Amor fati is a Latin phrase that means “love your destiny.” In Stoic philosophy it means accepting everything that happens to us in life, including mistakes, losses and adversity, because everything has a meaning, even if we are not always able to see it.
“Bitter is the cucumber. Chuck it. There are brambles in the path. Avoid them. Is that enough? Don’t add: ‘Why in the world does that happen?’ Because you will be ridiculed by the man who studies nature, just as you would be by the carpenter and the shoemaker if you condemned them for the fact that in their workshops you see shavings and cuttings of the materials they work with,” wrote Marcus Aurelius in his “Meditations.”
This philosopher urges us to act when necessary, without falling into the loop of recriminations. Sometimes things go wrong and we react badly, it is part of nature, but if we are able to weigh all the factors, we can avoid regrets.
That level of radical acceptance will prevent us from getting stuck in the loop of recriminations and blame. Amor fati means understanding that everything that happens is part of a process, a learning path that we must follow to grow as people.
3. Prepare for the future with Praemeditatio Malorum
“We must project our thoughts forward at all times and take into account all possible eventualities rather than limiting ourselves to the usual course of action. We must foresee all the possibilities and strengthen the spirit to deal with the things that could happen. Try them in your mind,” Seneca recommended.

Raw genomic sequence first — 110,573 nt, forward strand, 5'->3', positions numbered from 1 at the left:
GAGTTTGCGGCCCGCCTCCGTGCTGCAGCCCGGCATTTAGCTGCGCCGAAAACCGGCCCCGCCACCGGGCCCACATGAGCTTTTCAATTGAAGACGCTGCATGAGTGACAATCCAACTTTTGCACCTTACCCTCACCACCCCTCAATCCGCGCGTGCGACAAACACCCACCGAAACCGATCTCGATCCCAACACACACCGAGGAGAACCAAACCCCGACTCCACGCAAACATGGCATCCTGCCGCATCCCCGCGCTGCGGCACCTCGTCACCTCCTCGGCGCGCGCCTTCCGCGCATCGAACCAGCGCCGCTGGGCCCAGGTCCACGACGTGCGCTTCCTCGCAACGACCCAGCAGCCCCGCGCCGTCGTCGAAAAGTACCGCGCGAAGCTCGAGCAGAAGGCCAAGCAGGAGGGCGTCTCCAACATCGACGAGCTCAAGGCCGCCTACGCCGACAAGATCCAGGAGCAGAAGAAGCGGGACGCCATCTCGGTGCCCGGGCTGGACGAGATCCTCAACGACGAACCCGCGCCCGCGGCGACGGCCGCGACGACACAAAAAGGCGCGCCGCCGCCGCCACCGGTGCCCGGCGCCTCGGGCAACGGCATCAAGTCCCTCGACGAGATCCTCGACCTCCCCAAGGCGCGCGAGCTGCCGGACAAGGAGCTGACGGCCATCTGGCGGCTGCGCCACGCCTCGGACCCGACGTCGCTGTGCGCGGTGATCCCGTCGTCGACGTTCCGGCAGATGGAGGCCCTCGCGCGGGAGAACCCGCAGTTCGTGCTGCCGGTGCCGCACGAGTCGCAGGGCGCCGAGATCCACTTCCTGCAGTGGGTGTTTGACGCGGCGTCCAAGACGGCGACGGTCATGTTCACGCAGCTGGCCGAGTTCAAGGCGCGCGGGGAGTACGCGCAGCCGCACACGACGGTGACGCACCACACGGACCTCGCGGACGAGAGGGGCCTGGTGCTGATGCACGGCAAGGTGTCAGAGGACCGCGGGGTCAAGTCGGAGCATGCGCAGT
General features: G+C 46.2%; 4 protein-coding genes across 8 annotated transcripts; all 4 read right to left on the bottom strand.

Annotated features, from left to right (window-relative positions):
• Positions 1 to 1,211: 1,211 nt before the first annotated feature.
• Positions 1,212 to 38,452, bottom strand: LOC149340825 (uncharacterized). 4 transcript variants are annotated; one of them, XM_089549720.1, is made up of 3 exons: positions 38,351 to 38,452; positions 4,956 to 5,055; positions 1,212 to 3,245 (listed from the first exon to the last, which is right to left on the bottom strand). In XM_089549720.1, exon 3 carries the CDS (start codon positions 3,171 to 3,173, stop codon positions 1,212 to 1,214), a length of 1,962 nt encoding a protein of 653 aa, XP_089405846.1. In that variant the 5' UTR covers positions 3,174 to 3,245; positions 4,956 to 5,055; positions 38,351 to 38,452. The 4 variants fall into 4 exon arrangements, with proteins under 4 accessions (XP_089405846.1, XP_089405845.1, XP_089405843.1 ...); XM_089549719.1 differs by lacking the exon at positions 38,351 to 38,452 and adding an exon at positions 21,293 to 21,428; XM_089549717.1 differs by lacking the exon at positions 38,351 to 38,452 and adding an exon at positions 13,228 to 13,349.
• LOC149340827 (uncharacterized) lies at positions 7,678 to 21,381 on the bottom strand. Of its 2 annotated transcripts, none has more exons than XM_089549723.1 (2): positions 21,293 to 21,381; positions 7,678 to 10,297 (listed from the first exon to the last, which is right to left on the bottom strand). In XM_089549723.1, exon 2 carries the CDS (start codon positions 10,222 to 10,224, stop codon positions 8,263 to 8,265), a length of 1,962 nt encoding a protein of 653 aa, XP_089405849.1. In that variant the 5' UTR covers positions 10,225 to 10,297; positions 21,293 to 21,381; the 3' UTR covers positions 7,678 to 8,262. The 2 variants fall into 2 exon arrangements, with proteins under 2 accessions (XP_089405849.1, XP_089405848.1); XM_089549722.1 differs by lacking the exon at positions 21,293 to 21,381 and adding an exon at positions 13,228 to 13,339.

The Stoics practiced a technique called Praemeditatio Malorum that involved imagining the worst possible outcomes in realistic scenarios with the goal of desensitizing and preparing us to deal with real-life losses, cope with problems, and even feel grateful for the present.
Applying this technique does not imply embracing a pessimistic vision of the world but rather adjusting expectations, so that problems, setbacks and unforeseen events do not take us by surprise because, as Seneca said, “The effects of what is not expected are more overwhelming since the disaster is added to the weight of the unexpected. The unexpected has always intensified a person’s pain.” In this way we will be able to deal with adversity with greater integrity and reduce the chances of losing control, which will allow us to make better decisions and prevent regrets.
According to the Stoics, following these 3 rules will not only help us free ourselves from regret, but is also the way to live more serenely and happily, to achieve eudaimonia. In general, it is about realizing that “We often suffer more in imagination than in reality,” as Seneca pointed out.
Regret does not escape this norm since it is a reflux of thoughts about the past. We believe that if we had acted differently, the result would have been different. But we can never know for sure. Each moment is a unique crossroads that can take us in one direction or another. The important thing is to assume that we cannot go back, but we can change our thinking. Realizing that can change everything. Therein lies our true power.
(2023) How To Deal With Regret ( 3 Stoic Strategies to Live Free). In: DailyStoic.
Saffrey, C. et. Al. (2008) Praise for regret: People value regret above other negative emotions. Motiv Emot; 32(1): 46–54.
Roese, N. J. & Summerville, A. (2005) What we regret most … and why. Personality and Social Psychology Bulletin; 31: 1273–1285.
Schwartz, B. et. Al. (2002) Maximizing versus satisficing: Happiness is a matter of choice. Journal of Personality and Social Psychology; 83: 1178–1197.
Aurelio, M. (1977) Meditaciones. Editorial Gredos: Madrid.